Starbucks’ tone of voice brand guidelines

Wouldn’t you think a global retailer’s tone of voice brand guidelines would have much in them?

Looking at Starbucks’ example of tone of voice guidelines, it appears not.

What’s going on? And what’s the impact?

a menu from Starbucks showing different options

Starbucks, Mallorca: I count 4 different languages in the description of their product.

I was shocked when I saw how brief Starbucks’ tone of voice brand guidelines are.

I know, having done this for 15 years, that their brevity is creating needs elsewhere. I’ll come to that in a minute.

But for now, here’s what they look like.

The Intro: brief and to the point. But too brief?

Five lines.

It doesn’t patronise the brand copywriter.

But does it give them enough?

I don’t think so.

And frankly, I’m not sure I understand what they’re talking about. Do you?

The heart of Starbucks’ tone of brand guidelines: is that it?

tone of voice brand guidelines from Starbucks

Believe it or not, this is the main part of their tone of voice brand guidelines.

What do I think?

I’d be lost if I were writing copy for them.

I get the old distinction between ‘sales copy’ vs ‘brand-building copy’.

And I kind of get what they’re saying about ‘Functional’ copy being wayfinding etc. But was anyone trying to build the brand on the signs for the toilets?

This is a categorisation of copy, rather than helping people know how to amplify Starbucks’ personality.

And some of the suggestions are banal: all copy should pay attention to the thing it’s describing rather than the copy itself. Even in brand-building copy.

And then that description for ‘Expressive’ copy…I don’t know what ‘expressive moments on focal products’ means.

Does anyone?

“And making every word count”? Isn’t that just like saying, “Write good copy.”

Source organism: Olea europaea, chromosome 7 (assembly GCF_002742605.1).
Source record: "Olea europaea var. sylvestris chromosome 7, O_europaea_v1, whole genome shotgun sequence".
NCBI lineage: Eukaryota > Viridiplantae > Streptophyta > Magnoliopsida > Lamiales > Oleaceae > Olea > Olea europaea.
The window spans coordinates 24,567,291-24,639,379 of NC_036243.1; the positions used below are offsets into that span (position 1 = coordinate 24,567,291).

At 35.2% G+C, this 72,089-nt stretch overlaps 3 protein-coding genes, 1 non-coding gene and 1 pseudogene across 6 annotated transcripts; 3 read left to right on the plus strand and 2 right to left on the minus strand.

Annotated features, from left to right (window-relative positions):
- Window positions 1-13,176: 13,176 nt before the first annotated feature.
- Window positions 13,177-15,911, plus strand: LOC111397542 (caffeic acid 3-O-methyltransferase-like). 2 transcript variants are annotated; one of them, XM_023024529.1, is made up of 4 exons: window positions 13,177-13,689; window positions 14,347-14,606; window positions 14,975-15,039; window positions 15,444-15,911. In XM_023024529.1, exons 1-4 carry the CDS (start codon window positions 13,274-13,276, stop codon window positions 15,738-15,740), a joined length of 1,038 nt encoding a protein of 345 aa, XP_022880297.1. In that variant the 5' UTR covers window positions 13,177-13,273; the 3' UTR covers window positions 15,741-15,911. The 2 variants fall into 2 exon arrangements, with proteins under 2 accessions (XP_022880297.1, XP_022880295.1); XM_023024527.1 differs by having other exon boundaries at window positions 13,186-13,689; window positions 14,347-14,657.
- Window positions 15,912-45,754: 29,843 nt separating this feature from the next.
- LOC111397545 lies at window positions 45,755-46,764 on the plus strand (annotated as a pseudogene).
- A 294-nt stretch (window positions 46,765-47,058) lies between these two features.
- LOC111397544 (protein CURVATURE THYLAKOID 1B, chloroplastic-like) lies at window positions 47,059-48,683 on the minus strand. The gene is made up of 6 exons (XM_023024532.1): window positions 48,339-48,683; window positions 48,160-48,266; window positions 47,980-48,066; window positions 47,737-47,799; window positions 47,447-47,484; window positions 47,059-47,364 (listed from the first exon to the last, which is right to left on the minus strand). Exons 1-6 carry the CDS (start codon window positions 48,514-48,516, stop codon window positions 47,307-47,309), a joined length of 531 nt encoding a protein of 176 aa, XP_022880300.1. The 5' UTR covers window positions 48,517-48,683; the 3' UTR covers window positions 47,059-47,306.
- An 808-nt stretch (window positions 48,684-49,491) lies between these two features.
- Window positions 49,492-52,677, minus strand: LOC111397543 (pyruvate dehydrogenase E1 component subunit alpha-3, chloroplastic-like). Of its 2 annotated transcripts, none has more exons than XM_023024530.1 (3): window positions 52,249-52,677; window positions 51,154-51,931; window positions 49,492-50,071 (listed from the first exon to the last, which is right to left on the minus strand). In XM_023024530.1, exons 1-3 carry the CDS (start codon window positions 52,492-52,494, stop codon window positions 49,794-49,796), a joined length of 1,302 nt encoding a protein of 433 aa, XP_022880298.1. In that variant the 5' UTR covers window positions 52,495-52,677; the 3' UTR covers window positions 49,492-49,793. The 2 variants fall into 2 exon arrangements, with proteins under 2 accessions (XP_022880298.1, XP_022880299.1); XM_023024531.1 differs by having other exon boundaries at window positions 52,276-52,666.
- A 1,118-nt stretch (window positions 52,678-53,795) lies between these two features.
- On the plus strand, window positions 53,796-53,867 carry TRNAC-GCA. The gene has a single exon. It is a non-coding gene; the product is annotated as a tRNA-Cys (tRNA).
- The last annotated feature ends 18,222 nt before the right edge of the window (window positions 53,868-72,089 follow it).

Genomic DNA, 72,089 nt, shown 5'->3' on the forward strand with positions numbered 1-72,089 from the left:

starbucks' brand tone of voice copy example for social media

Helpful examples?

In the examples section (which is immediately below the screengrab I’ve shown you above), the In-Store Signage seems to fall under the ‘Functional’ copy category.

But it seems to be making brand claims in an expressive way.

I’m totally confused.

Starbuck's brand tone of voice guidelines for Insta

That’s it. I give up.

This is basically the last panel of their brand tone of voice guidelines.

The more I read, the more confused I become.

So far, I’ve been told about two categories of copy, had no clear explanation of how they differ, been confused about whether they’re really used and seen examples that confuse me more.

How can a company as big as Starbucks produce so much material with such simplistic guidelines?

It’d be tempting to look at this set of tone of voice guidelines and conclude that you don’t need in-depth brand definitions to build a global brand.

And you’d be right.

But what you need instead are broad swathes of copywriters generating multiple versions of copy in the hope that something will be right, with several layers of managers editing and revising until it gets approved.

Oh, and lots and lots of time. You’ll need that as well.

Good brand tone of voice guidelines help you in two ways

  1. They save you time because you can brief more clearly and your copywriters can write more easily.
  2. They save you money because you don’t need to hire the most expensive copywriters to get what’s needed. A well-briefed junior copywriter will produce more than a senior copywriter who’s guessing at the brand voice.

(But remember, even if you’ve got great guidelines, you need good copywriter training, too.)

If I were rating guidelines, this would score a 1/10.

But frankly, I’m sure they don’t care.

Chris 'signature


PS I didn’t go down the rabbit hole of what used to be seen as ridiculous product names for Starbucks coffee. But I was momentarily distracted by what people with non-European names face in store.

If you want to see a good set of brand tone of voice guidelines (for a bank), check out this example – Monzo’s brand tone of voice guidelines.

And next time, I’ll take a look at the Girl Guides’ brand tone of voice guidelines.


About Verbal Identity

We are writers, strategists and linguistics experts: super-specialists in the magic and mechanics of language. We know how language creates thinking. And how – if you shape the language of your company, your comms and your customers – you shape what people think and do, read more…

Pin It on Pinterest

Share This